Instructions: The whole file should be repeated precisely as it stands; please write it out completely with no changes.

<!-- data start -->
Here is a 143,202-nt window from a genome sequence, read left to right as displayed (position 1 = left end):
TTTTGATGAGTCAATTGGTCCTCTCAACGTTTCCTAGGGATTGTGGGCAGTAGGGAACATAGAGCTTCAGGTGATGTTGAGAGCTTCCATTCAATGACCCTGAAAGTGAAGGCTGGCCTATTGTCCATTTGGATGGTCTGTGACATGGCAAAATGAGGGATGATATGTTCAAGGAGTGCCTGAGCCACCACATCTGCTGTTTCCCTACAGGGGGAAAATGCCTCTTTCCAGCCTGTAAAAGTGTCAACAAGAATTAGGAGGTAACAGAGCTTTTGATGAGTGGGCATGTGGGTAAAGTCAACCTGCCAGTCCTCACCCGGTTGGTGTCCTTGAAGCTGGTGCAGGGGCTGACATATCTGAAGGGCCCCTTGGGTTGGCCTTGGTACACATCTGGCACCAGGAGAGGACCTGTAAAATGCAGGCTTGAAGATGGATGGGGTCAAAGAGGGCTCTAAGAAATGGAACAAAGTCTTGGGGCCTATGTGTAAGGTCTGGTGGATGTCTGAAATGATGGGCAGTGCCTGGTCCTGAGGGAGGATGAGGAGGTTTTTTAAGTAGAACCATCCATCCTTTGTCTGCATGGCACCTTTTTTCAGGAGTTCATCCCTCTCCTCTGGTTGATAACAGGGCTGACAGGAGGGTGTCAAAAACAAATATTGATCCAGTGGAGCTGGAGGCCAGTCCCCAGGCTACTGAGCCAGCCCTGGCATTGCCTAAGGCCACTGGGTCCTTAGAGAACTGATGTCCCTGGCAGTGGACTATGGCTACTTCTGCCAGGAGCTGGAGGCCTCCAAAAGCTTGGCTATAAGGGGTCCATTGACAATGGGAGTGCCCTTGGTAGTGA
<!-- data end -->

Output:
Here is a 143,202-nt window from a genome sequence, read left to right as displayed (position 1 = left end):
TTTTGATGAGTCAATTGGTCCTCTCAACGTTTCCTAGGGATTGTGGGCAGTAGGGAACATAGAGCTTCAGGTGATGTTGAGAGCTTCCATTCAATGACCCTGAAAGTGAAGGCTGGCCTATTGTCCATTTGGATGGTCTGTGACATGGCAAAATGAGGGATGATATGTTCAAGGAGTGCCTGAGCCACCACATCTGCTGTTTCCCTACAGGGGGAAAATGCCTCTTTCCAGCCTGTAAAAGTGTCAACAAGAATTAGGAGGTAACAGAGCTTTTGATGAGTGGGCATGTGGGTAAAGTCAACCTGCCAGTCCTCACCCGGTTGGTGTCCTTGAAGCTGGTGCAGGGGCTGACATATCTGAAGGGCCCCTTGGGTTGGCCTTGGTACACATCTGGCACCAGGAGAGGACCTGTAAAATGCAGGCTTGAAGATGGATGGGGTCAAAGAGGGCTCTAAGAAATGGAACAAAGTCTTGGGGCCTATGTGTAAGGTCTGGTGGATGTCTGAAATGATGGGCAGTGCCTGGTCCTGAGGGAGGATGAGGAGGTTTTTTAAGTAGAACCATCCATCCTTTGTCTGCATGGCACCTTTTTTCAGGAGTTCATCCCTCTCCTCTGGTTGATAACAGGGCTGACAGGAGGGTGTCAAAAACAAATATTGATCCAGTGGAGCTGGAGGCCAGTCCCCAGGCTACTGAGCCAGCCCTGGCATTGCCTAAGGCCACTGGGTCCTTAGAGAACTGATGTCCCTGGCAGTGGACTATGGCTACTTCTGCCAGGAGCTGGAGGCCTCCAAAAGCTTGGCTATAAGGGGTCCATTGACAATGGGAGTGCCCTTGGTAGTGA